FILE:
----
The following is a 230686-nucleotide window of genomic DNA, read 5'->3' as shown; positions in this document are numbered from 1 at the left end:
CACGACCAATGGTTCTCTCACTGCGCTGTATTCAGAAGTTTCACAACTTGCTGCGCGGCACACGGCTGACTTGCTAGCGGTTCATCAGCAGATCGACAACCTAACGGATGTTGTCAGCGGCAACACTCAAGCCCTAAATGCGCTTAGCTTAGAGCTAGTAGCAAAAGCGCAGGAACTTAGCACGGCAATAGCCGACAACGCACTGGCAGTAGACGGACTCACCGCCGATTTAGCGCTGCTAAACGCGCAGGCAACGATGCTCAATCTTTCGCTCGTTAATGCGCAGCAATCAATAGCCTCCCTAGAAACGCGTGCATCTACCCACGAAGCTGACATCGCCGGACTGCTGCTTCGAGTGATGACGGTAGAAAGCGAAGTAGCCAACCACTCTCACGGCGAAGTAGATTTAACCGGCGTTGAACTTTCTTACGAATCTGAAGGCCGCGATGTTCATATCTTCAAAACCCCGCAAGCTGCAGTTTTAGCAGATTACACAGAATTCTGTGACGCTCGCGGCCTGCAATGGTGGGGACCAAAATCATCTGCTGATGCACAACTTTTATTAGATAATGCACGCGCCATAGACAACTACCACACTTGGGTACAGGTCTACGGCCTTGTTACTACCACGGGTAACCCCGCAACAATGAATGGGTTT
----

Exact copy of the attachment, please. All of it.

The following is a 230686-nucleotide window of genomic DNA, read 5'->3' as shown; positions in this document are numbered from 1 at the left end:
CACGACCAATGGTTCTCTCACTGCGCTGTATTCAGAAGTTTCACAACTTGCTGCGCGGCACACGGCTGACTTGCTAGCGGTTCATCAGCAGATCGACAACCTAACGGATGTTGTCAGCGGCAACACTCAAGCCCTAAATGCGCTTAGCTTAGAGCTAGTAGCAAAAGCGCAGGAACTTAGCACGGCAATAGCCGACAACGCACTGGCAGTAGACGGACTCACCGCCGATTTAGCGCTGCTAAACGCGCAGGCAACGATGCTCAATCTTTCGCTCGTTAATGCGCAGCAATCAATAGCCTCCCTAGAAACGCGTGCATCTACCCACGAAGCTGACATCGCCGGACTGCTGCTTCGAGTGATGACGGTAGAAAGCGAAGTAGCCAACCACTCTCACGGCGAAGTAGATTTAACCGGCGTTGAACTTTCTTACGAATCTGAAGGCCGCGATGTTCATATCTTCAAAACCCCGCAAGCTGCAGTTTTAGCAGATTACACAGAATTCTGTGACGCTCGCGGCCTGCAATGGTGGGGACCAAAATCATCTGCTGATGCACAACTTTTATTAGATAATGCACGCGCCATAGACAACTACCACACTTGGGTACAGGTCTACGGCCTTGTTACTACCACGGGTAACCCCGCAACAATGAATGGGTTT